Five advanced process control, data analytics connections
Industrial Internet of Things (IIoT), artificial intelligence (AI), augmented reality/virtual reality (AR/VR), Industry 4.0 and the digitalization of manufacturing are among recent developments in the information technology (IT) world. Veteran advanced process control (APC) engineers may wonder if there is any connection between their world and this new world of digitalization and, especially, “data analytics.” A great deal of real-time and historical data is available to the manufacturing world. Does having more data improve operating efficiency?
The purpose of APC (multi-variable) is to adjust the setpoints of single-loop controllers to maintain key operating variables close to targets and to push operation closer to constraints, a form of “optimization” at the local level. Experienced board operators could do what APC does based on their knowledge of the process, current operating conditions and inputs from production planning. However, human beings don’t operate at the speed of computers and with their tirelessness.
APC emerged and evolved over the last 40-plus years, relying on step-response models (instead of process knowledge and experience) to decide which loops to move, and by how much, to keep the process at optimum conditions.
APC has been a costly and marginally successful adventure. It’s tough to maintain, in need of constant remodeling, too big, with static economic drivers. (How much is a pound more of product worth today, not last week?) A few manufacturers do it well, while many others don’t or can’t. Can data analytics help?
Connecting data analytics
Data analytics refers to the processing of raw data with advanced tools (analytics and algorithms) to generate useful information. Specifically, for APC, what would be “useful information?” Here are five ideas about APC and data analytics.
1. Real-time updates of model sensitivities
Raw instrument and distributed control system (DCS) historical and real-time data (for example, process variables [PVs], setpoints, valve positions), along with associated quality (lab) data, are now “connected” via data historians to the organization’s site and enterprise levels. Why not use this data to continually update, in real time, the key sensitivities of the models that drive the APCs? This doesn’t have to be as complex as it sounds. Algorithmic techniques do exist to accomplish this, as well as existing technology to transfer those sensitivities back down to the models, with appropriate security built-in.
2. Model accuracy
How about the models that drive the site and enterprise production planning tools (plant and enterprise-level optimizers) that download the key production targets to the APCs? The main issue with these tools today is their lack of execution in real time. What value comes from running the plant optimizer to set targets today if it relies on yesterday’s data? That’s what one of the original pioneers of APC was referring to with the comment: “Data only has value when it can lead to better decision-making.” What is the value of decisions made today based on yesterday’s data? It’s zero, or even negative, because old data could lead to the wrong decisions.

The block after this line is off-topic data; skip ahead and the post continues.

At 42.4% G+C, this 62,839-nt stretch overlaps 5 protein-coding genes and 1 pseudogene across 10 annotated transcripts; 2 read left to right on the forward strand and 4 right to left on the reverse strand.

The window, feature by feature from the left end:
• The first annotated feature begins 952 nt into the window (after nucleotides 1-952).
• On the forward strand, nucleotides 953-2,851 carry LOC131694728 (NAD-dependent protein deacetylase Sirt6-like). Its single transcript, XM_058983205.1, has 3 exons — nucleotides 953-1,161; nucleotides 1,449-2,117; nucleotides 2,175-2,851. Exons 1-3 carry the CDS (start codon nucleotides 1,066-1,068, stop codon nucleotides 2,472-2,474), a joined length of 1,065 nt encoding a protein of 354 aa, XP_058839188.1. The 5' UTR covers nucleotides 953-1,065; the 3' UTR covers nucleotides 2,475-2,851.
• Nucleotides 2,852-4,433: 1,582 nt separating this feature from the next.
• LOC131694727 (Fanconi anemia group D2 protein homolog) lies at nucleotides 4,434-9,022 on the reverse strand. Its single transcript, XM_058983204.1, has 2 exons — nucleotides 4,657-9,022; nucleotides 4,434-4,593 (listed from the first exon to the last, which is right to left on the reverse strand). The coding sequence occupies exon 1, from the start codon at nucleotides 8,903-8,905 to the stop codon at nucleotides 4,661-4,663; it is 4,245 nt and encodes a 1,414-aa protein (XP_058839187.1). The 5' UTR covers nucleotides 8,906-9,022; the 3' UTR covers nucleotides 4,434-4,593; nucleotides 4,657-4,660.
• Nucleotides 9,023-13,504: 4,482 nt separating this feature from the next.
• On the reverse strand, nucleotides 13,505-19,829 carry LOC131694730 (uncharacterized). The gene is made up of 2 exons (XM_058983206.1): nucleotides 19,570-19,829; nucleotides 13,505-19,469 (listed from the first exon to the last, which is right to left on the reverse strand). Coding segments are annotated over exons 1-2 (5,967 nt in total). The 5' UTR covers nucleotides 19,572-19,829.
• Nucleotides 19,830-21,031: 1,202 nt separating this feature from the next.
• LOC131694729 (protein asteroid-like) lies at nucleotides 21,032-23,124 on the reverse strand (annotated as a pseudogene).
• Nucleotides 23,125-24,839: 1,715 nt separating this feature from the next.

3. Real-time data analysis
The data analytics, regardless of how sophisticated, need to run in real time, if the decision-making must be real time. Again, this doesn’t have to be as complex as it sounds. A very limited number of variables need updating in real time to ensure the production planning tools are downloading the optimum targets. The data analytics should be focused on those few key variables.
4. APC design and scope improvements
What about the design and scope of the APC controllers that currently run in a plant? Could they be improved? One of the biggest problems with many controllers in plants today is they are just too big. Based upon standardized training programs, the designer runs the test, exercising every possible manipulated variable (MV), looking at the impact on every possible controlled/constraint variable (CV), and then includes every one of these variables in the model and controller design.
It shouldn’t be that way. Experienced board operators can tell you which variables are important. Why not have a data monitoring tool, based on data analytics and including key productivity measures, that can process plant and lab data? It could identify the important MV/CV relationships, assist the APC designer in finding the right controller size, and filter out the variables and variable relationships that have little, if any, impact on controllability and optimization of unit and plant operation.
5. APC monitoring and support
How about an APC monitoring tool that measures and reports on how well the APC controllers are performing? It’s not whether the controller is running, or how many MVs are active, but, rather, what do the economics look like? Data analytics could use plant and economic real-time data (product values, energy costs, and so on) to calculate the “profitability” of the APCs, based on enterprise-wide business criteria and accepted methodology.
These are just a few ways data analytics could help. Now, all that is needed is management vision and commitment to make it happen, somebody to sell it and validate it. It’s challenging, but doable.
Jim Ford, Ph.D., is a senior consultant at Maverick Technologies, a Control Engineering content partner. Edited by Mark T. Hoske, content manager, Control Engineering, CFE Media and Technology, email@example.com.
Keywords: Advanced process control, data analytics
Advanced process control (APC) relies on good data for optimal decisions.
Some data updates should be in real time.
APC design and scope influence performance.
If APC isn’t meeting expectations, reexamine data connections, models and monitoring.